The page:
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'Bus Therapy': Homeless man claims in video he was given bus fare from Billings to Portland

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Posted at 6:19 AM, Mar 27, 2023

BILLINGS - A viral video is putting Billings at the center of a heated discussion.

In the video, a homeless man in Portland, Ore., claims the City of Billings purchased him a one-way bus ticket.

“Well, you’re from Billings, Montana, and you’re saying the city got you a bus ticket to come to Portland?" a man asks the homeless man.

"Yes," the homeless man replies.

"They asked you where you wanted to go and they named multiple cities, you chose Portland, and they paid your way to come here?" the man asks.

"Yeah," was the reply.

"Did they set you up with any services here, like you can come to a shelter?" the man asks.

"No."

"And you have no friends or family here?"

"No."

The man interviewed, named Aaron or Andrew, says he arrived in Portland 60 days ago. The video was shared by Kevin Dahlgren, a Portland-based outreach worker who frequently posts video, photos, and stories from Portland's homeless population on social media. The video featuring the man from Billings was posted Tuesday and had 250,000 views within a couple of days.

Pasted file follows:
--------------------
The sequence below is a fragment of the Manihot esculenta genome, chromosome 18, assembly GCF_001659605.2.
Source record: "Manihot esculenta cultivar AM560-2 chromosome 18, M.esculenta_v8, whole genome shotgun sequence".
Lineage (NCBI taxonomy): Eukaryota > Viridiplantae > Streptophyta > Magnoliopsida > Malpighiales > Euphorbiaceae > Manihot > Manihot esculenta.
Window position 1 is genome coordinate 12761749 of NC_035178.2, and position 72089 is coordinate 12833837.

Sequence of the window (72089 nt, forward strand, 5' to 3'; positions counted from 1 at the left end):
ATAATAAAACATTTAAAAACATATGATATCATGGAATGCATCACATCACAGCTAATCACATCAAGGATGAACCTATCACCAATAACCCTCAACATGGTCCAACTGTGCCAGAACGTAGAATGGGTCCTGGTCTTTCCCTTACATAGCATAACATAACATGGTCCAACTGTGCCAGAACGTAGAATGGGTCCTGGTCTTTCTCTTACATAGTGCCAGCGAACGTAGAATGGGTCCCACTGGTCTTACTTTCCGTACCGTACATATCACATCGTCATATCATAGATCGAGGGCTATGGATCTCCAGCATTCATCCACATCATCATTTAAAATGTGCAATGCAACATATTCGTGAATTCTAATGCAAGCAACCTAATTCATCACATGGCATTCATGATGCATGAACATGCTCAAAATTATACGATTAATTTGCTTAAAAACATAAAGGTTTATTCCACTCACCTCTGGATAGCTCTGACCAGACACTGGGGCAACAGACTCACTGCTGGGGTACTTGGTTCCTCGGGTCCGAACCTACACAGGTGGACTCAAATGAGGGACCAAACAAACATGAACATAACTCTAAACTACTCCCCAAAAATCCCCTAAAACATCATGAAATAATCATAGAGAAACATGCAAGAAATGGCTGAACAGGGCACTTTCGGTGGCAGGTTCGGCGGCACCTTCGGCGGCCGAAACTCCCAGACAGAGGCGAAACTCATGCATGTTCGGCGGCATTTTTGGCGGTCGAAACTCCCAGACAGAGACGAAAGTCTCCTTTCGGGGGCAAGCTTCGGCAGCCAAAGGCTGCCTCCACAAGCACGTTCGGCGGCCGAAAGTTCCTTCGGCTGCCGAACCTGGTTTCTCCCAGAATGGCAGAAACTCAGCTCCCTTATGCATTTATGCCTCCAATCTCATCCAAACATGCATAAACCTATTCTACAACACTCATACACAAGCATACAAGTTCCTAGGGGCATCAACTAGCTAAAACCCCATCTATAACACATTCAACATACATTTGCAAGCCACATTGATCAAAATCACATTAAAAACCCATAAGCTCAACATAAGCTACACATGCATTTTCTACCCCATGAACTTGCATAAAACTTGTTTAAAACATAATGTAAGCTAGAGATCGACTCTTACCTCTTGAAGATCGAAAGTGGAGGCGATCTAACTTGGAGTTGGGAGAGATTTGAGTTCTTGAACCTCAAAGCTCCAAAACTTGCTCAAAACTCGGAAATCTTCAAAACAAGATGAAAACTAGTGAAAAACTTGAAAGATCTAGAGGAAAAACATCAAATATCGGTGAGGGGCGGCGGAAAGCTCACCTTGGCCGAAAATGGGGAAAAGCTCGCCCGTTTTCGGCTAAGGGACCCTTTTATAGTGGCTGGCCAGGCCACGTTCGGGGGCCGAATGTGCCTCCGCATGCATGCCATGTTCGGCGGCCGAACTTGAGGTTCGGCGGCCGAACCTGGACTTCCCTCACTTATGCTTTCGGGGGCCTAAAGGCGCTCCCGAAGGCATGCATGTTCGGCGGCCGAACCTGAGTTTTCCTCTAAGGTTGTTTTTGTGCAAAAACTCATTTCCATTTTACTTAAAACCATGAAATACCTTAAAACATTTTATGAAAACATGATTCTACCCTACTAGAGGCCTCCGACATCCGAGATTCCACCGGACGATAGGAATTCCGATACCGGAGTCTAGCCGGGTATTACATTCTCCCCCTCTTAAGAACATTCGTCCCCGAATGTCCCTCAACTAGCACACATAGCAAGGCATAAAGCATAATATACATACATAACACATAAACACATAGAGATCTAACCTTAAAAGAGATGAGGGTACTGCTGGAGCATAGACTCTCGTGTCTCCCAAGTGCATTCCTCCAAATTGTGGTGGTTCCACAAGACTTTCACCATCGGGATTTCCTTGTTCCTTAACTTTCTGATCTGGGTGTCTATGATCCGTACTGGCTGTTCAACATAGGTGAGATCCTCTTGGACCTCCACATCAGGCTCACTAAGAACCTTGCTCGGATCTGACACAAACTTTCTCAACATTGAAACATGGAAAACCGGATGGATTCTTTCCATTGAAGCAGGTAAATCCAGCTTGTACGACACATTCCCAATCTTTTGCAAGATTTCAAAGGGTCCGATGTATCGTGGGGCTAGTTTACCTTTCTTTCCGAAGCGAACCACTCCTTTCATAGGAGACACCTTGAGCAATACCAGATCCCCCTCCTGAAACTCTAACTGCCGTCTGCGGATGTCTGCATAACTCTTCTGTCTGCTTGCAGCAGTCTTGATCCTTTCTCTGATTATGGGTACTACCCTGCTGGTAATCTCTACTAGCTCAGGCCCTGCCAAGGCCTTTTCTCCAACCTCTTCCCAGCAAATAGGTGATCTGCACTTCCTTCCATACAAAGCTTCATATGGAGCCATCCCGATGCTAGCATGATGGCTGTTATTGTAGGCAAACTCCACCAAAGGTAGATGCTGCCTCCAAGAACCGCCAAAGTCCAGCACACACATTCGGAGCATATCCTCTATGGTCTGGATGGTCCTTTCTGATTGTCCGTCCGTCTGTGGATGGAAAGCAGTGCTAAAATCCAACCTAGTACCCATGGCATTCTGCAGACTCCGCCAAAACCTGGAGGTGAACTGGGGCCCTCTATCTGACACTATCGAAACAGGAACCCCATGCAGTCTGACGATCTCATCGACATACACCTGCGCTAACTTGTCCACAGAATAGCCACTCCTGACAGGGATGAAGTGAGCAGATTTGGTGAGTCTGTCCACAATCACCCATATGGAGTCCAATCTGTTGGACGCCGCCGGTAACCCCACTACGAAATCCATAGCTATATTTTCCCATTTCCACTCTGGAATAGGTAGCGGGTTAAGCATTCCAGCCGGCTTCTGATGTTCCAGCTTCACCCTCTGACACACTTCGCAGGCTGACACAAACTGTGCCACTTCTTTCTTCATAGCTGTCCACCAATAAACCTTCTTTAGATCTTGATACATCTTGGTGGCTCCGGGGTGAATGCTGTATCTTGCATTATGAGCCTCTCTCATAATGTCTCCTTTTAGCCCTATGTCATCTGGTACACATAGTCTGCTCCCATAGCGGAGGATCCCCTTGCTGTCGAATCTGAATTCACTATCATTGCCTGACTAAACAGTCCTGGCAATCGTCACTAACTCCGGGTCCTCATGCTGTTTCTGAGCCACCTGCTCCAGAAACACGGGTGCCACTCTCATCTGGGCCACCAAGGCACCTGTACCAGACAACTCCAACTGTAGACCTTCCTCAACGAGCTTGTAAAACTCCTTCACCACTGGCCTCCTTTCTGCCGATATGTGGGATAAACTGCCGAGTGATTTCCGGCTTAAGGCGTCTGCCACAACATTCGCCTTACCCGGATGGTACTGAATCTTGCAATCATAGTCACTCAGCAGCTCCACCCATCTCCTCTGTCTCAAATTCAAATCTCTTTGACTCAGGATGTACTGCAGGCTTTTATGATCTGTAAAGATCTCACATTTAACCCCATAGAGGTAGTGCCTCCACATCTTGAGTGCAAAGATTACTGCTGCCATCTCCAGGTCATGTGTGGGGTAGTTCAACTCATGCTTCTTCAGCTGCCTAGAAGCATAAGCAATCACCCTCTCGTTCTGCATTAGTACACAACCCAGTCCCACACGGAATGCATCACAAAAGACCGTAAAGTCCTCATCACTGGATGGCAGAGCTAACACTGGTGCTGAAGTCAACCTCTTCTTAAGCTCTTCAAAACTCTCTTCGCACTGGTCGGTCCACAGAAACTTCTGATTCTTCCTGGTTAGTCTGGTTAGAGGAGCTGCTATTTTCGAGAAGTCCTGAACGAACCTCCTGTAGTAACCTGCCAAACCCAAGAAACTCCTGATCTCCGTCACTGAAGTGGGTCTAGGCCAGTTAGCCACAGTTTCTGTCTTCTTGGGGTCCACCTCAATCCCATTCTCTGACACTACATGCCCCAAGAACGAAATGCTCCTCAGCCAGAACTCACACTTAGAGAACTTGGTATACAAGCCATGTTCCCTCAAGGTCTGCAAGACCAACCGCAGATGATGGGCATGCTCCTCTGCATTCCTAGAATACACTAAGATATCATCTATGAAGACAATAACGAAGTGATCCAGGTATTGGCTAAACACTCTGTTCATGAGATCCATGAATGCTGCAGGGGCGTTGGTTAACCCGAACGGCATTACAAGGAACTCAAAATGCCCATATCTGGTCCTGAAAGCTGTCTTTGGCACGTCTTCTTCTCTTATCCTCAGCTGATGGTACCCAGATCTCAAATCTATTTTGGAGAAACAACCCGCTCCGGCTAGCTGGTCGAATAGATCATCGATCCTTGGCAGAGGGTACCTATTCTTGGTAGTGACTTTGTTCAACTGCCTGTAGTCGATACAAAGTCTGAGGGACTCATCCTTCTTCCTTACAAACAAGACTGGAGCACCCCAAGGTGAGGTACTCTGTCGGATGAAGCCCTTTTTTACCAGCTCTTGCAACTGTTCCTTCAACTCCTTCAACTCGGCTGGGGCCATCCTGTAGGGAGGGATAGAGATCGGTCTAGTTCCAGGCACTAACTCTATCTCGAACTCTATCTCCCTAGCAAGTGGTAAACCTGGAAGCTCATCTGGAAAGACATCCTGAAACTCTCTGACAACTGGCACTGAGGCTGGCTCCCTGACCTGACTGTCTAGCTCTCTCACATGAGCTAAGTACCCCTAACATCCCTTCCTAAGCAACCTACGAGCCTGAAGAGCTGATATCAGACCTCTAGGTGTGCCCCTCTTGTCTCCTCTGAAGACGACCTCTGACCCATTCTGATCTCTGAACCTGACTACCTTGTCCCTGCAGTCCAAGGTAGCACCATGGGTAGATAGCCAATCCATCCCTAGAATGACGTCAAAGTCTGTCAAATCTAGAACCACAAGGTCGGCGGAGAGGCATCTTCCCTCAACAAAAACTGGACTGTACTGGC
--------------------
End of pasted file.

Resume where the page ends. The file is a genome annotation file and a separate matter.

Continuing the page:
The video is generating a conversation about an old practice called "bus therapy" where homeless individuals were once sent to other communities considered to have more resources with one-way tickets.

But a Billings homeless advocate said it simply is not true today that the homeless are given bus tickets out of town.

"We would never. There is not any partner in Billings, not the City of Billings, not any individual non-profit, not the continuum of care to send somebody on a bus to a city without any resources what-so-ever there," said Kari Boiter, a board member of Yellowstone County Continuum of Care.

A police department spokesman said in the past Billings was more likely on the receiving end of such activity.

"We were always receiving individuals," said Lt. Matt Lennick of the Billings Police Department. "We had services that other cities didn't."

Both Lennick and Boiter said that doesn't happen in Billings, or Montana, at least anymore.

"As times have changed a lot of those cities have developed some of their own services and are dealing with their own populations that are there instead of sending them to us," Lennick said.